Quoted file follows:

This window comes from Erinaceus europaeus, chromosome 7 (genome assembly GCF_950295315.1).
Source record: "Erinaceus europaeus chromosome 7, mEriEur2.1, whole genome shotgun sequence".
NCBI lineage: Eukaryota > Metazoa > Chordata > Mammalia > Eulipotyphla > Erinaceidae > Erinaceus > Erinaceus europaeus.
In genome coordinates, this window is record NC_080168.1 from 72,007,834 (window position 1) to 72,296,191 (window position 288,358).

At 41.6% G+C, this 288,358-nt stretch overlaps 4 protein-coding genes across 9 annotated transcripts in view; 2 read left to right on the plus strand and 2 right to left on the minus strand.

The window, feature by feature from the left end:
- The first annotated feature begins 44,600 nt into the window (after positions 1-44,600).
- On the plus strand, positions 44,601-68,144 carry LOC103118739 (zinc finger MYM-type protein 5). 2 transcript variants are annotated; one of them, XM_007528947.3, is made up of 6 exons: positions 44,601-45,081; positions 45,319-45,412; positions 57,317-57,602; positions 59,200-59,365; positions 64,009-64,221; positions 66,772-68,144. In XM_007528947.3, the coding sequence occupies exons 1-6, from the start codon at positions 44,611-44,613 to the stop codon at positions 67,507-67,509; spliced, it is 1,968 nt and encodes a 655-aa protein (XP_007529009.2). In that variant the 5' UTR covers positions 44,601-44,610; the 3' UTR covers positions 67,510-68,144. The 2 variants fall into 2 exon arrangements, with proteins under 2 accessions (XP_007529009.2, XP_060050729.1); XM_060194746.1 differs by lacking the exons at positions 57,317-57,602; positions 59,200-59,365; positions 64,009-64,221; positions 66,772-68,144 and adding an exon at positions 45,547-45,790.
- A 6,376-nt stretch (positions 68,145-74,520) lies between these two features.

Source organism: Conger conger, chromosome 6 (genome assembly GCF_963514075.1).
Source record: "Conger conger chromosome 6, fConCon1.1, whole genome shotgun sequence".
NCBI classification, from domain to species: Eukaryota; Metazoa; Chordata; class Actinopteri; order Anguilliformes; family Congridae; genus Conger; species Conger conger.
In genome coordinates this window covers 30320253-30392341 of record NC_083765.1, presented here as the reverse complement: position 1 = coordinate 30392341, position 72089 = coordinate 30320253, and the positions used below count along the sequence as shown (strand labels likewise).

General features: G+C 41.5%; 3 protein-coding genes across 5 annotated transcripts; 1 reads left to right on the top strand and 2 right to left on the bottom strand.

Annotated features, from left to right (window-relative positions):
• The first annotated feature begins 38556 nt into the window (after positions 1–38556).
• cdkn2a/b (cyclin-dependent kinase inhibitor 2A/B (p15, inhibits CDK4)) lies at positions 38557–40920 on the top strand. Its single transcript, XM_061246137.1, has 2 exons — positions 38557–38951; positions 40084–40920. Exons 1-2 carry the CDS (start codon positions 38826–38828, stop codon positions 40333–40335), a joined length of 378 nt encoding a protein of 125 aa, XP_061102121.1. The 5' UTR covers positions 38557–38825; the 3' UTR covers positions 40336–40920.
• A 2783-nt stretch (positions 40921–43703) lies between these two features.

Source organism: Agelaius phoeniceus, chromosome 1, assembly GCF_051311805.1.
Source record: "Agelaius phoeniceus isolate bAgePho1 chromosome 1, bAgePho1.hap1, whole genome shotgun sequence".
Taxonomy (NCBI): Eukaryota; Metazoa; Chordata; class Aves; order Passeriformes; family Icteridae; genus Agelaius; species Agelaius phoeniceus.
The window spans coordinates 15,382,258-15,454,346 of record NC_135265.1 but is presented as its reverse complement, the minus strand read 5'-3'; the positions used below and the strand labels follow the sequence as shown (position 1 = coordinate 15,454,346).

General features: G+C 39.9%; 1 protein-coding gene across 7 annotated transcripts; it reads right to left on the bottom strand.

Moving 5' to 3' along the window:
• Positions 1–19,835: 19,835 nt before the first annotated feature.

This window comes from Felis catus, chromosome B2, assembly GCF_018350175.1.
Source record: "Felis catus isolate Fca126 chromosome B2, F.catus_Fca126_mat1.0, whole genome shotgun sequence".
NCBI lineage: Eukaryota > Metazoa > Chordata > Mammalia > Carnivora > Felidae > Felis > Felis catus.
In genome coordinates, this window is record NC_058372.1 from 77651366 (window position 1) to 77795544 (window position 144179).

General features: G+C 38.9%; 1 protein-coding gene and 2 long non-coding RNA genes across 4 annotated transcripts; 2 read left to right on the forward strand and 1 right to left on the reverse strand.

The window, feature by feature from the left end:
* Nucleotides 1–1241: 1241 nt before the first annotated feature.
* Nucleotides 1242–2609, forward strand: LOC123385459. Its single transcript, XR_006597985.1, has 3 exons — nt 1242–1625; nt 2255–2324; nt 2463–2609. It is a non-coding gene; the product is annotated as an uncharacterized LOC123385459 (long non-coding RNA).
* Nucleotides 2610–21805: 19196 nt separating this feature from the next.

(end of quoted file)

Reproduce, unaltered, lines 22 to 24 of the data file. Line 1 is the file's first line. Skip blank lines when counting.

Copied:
The window spans coordinates 15,382,258-15,454,346 of record NC_135265.1 but is presented as its reverse complement, the minus strand read 5'-3'; the positions used below and the strand labels follow the sequence as shown (position 1 = coordinate 15,454,346).

General features: G+C 39.9%; 1 protein-coding gene across 7 annotated transcripts; it reads right to left on the bottom strand.

Moving 5' to 3' along the window: